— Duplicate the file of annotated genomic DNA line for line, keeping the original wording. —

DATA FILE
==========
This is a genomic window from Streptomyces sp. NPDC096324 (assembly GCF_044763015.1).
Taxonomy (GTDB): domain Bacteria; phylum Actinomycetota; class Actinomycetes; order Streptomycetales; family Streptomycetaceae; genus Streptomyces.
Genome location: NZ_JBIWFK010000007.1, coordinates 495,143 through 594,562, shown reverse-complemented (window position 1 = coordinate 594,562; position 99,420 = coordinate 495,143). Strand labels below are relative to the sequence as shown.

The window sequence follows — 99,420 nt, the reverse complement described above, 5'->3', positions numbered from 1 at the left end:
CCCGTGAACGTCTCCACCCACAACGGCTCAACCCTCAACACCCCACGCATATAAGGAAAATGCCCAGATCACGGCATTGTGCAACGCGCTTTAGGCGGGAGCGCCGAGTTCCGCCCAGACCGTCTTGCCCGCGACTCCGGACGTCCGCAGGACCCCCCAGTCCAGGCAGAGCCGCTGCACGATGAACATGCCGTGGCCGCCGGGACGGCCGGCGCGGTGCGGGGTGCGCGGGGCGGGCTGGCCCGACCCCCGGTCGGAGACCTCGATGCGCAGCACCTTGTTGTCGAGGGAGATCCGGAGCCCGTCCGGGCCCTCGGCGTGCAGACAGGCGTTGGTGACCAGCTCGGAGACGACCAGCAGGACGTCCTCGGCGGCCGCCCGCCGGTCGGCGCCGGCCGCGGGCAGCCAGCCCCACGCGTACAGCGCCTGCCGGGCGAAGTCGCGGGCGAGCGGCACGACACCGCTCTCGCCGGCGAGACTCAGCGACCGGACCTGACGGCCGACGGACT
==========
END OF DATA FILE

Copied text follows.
This is a genomic window from Streptomyces sp. NPDC096324 (assembly GCF_044763015.1).
Taxonomy (GTDB): domain Bacteria; phylum Actinomycetota; class Actinomycetes; order Streptomycetales; family Streptomycetaceae; genus Streptomyces.
Genome location: NZ_JBIWFK010000007.1, coordinates 495,143 through 594,562, shown reverse-complemented (window position 1 = coordinate 594,562; position 99,420 = coordinate 495,143). Strand labels below are relative to the sequence as shown.

The window sequence follows — 99,420 nt, the reverse complement described above, 5'->3', positions numbered from 1 at the left end:
CCCGTGAACGTCTCCACCCACAACGGCTCAACCCTCAACACCCCACGCATATAAGGAAAATGCCCAGATCACGGCATTGTGCAACGCGCTTTAGGCGGGAGCGCCGAGTTCCGCCCAGACCGTCTTGCCCGCGACTCCGGACGTCCGCAGGACCCCCCAGTCCAGGCAGAGCCGCTGCACGATGAACATGCCGTGGCCGCCGGGACGGCCGGCGCGGTGCGGGGTGCGCGGGGCGGGCTGGCCCGACCCCCGGTCGGAGACCTCGATGCGCAGCACCTTGTTGTCGAGGGAGATCCGGAGCCCGTCCGGGCCCTCGGCGTGCAGACAGGCGTTGGTGACCAGCTCGGAGACGACCAGCAGGACGTCCTCGGCGGCCGCCCGCCGGTCGGCGCCGGCCGCGGGCAGCCAGCCCCACGCGTACAGCGCCTGCCGGGCGAAGTCGCGGGCGAGCGGCACGACACCGCTCTCGCCGGCGAGACTCAGCGACCGGACCTGACGGCCGACGGACT